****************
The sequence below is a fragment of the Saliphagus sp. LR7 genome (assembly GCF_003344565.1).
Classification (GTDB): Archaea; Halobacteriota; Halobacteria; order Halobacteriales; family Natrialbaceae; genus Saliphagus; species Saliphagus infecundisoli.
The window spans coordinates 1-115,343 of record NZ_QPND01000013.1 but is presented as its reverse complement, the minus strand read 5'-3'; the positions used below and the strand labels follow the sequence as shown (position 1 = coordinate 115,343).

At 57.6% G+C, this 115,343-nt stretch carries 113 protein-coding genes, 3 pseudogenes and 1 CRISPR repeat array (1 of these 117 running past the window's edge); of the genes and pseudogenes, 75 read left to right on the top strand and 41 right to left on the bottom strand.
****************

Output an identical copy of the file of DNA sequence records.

The sequence below is a fragment of the Saliphagus sp. LR7 genome (assembly GCF_003344565.1).
Classification (GTDB): Archaea; Halobacteriota; Halobacteria; order Halobacteriales; family Natrialbaceae; genus Saliphagus; species Saliphagus infecundisoli.
The window spans coordinates 1-115,343 of record NZ_QPND01000013.1 but is presented as its reverse complement, the minus strand read 5'-3'; the positions used below and the strand labels follow the sequence as shown (position 1 = coordinate 115,343).

At 57.6% G+C, this 115,343-nt stretch carries 113 protein-coding genes, 3 pseudogenes and 1 CRISPR repeat array (1 of these 117 running past the window's edge); of the genes and pseudogenes, 75 read left to right on the top strand and 41 right to left on the bottom strand.